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Tour players call for update, removal of Rule 10.2b(4)

Rickie Fowler and Justin Thomas
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Rickie Fowler (left) and Justin Thomas walk off the sixth tee during the third round of the Waste Management Phoenix Open at TPC Scottsdale on February 02, 2019 in Scottsdale, Arizona. (Photo by Christian Petersen/Getty Images)  - 

SCOTTSDALE, Ariz. – If one were handing out awards this week at the Waste Management Phoenix Open, the 16th hole would likely win Most Popular.

Rule 10.2b(4)? Not so much.

“It’s just an odd rule,” said Denny McCarthy, who was penalized two shots Friday for violating said rule, which confusingly prohibits caddies from lining up their players, before the PGA Tour stepped in Saturday and rescinded the penalty.

McCarthy’s peers took the disdain for the rule further.

“Might be one of the stupidest rules I've ever heard,” said Rickie Fowler.

Added Justin Thomas: “I don’t think you could ask a player on Tour and they would say it’s a good rule. It’s horrendous that it was somehow approved.”

Both Fowler and Thomas were also put in an awkward situation Friday night thanks to 10.2b(4), as videos of them potentially breaking the rule surfaced on social media. Upon seeing the footage of his caddie Jimmie Johnson standing behind him on the 13th green during the second round, Thomas immediately contacted the Tour, which Thomas said told him that it was discussing with the USGA and R&A about “suspending” the rule until it could clarify its interpretation.

By mid-Morning on Saturday, the Tour released a statement saying McCarthy would not be penalized.

The move was met with unanimous praise from players and caddies alike.

“I think it’s awesome,” Matt Kuchar’s caddie, John Wood, said of the Tour’s decision. “I think it was a stupid penalty. I think it was a stupid rule.”

Wood is a 23-year veteran on Tour and said caddies lining players up at this level “just doesn’t happen out here.”

“I’ve never had a caddie line me up on any shot ever, but I’ve had guys stand behind me,” Russell Knox said.

In Wood’s opinion, caddies should be able to stand behind players as long as they don’t purposely line players up.

“I think intent needs to be part of it,” Wood said, before “rewriting” the rule himself.

“‘A caddie can’t stand behind his player with the intent of lining him up for his shot.’ It’s that simple.”

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Many agree with Wood that the verbiage of 10.2b(4) should be changed similarly.

“I get the whole lining up part and taking that out, but I had no intent to even hit the golf ball for one,” said Fowler, referencing when his caddie, Joe Skovron, accidentally stood behind Fowler for a brief moment in the 13th fairway Friday before quickly stepping away. “And it's just kind of stupid. We'll see where it goes. … I mean, you're talking about growing the game and making things play faster and whatnot, but that's not growing the game, I mean you're giving someone a two-shot penalty for doing nothing and not getting any sort of advantage. That's not what we are here to do.”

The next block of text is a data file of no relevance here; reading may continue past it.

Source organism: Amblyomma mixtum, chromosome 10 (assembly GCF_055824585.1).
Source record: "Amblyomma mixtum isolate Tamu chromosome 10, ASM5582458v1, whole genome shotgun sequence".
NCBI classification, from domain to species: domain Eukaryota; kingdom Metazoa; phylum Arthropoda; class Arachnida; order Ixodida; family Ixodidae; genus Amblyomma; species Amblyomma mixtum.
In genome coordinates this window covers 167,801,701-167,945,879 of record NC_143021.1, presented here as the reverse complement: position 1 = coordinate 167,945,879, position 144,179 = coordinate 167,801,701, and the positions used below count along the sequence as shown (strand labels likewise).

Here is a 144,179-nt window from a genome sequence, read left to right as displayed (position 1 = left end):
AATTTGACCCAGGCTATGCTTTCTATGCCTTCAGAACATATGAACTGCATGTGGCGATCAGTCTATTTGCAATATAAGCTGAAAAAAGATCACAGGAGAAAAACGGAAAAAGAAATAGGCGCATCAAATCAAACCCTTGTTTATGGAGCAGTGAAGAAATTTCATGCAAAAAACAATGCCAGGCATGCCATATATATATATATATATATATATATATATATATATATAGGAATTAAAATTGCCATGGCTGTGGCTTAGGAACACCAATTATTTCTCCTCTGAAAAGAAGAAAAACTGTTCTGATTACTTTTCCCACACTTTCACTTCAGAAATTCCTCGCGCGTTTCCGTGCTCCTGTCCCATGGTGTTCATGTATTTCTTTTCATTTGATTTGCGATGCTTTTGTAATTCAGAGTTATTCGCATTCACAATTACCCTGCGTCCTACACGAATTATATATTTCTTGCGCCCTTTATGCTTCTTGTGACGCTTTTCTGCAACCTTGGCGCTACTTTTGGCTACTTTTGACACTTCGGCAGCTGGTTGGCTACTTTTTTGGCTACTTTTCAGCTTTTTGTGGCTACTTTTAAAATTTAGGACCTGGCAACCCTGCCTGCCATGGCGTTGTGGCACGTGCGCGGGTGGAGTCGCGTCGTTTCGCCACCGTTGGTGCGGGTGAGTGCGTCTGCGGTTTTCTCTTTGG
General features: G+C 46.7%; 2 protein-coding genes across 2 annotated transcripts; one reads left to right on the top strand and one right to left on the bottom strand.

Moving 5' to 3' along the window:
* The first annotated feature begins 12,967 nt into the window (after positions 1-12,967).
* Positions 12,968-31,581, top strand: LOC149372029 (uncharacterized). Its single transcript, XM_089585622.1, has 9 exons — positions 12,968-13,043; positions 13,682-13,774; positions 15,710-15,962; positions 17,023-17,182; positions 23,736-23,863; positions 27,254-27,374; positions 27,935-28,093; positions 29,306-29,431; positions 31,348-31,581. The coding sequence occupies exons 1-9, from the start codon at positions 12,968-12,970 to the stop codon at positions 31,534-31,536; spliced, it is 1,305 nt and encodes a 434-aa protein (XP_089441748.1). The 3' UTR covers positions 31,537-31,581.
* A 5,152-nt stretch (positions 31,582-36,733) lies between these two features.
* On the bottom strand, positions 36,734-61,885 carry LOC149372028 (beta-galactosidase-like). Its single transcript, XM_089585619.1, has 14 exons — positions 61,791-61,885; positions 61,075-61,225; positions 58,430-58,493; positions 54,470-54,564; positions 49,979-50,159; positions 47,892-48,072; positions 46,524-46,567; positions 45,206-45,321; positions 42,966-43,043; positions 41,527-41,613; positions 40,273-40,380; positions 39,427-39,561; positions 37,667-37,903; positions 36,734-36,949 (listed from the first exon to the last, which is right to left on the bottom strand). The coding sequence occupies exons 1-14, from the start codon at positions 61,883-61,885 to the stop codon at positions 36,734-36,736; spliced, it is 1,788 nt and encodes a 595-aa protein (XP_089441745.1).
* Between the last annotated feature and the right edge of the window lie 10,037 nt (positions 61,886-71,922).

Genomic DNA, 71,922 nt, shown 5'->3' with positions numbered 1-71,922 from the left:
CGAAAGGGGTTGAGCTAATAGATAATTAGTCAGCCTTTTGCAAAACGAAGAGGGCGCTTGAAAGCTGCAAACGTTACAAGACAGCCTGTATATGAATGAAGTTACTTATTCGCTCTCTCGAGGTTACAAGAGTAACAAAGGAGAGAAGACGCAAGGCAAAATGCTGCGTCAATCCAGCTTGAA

Added Knox: “It’s obvious if someone lines someone up. If there’s intent, then yes, it’s a penalty, but if a caddie is just standing there, there’s no way you should be penalized.”

Max Homa said players and caddies have been on edge since Haotong Li was slapped with a two-shot penalty for violating 10.2b(4) last Sunday in Dubai. The feeling was heightened following McCarthy’s situation.

“We had to play all day today freaking out if my caddie is anywhere near me,” Homa said.

Even with the penalty being taken away, Homa strongly believes more needs to be done.

"Get rid of the rule, or just look at intent,” Homa said. “Did Denny try to cheat? No. Was he trying to get lined up? No. He didn’t even address the ball, he backed out of the shot. It’s just ridiculous.

“My dad taught me that this is the best game to play because it’s a gentlemen’s game and you call penalties on yourself. Now, it really doesn’t seem like you call penalties on yourself. It seems like somebody decides if you’re cheating or not, and it’s becoming outrageous.”

Thomas called on Twitter for the governing bodies to get rid of 10.2b(4) altogether. When asked about changing the lingo to include intent, Thomas disagreed that was the best move.

“I hate the word intent because then there's a gray area and I don't like gray areas just because it's, I think, a black-and-white rule is the best way to go about it, because then you either broke the rule or you didn't versus, well I didn't intend to, but you did, you know what I'm saying?” Thomas said. “… This is one that definitely needs to be changed and improved, and hopefully will.”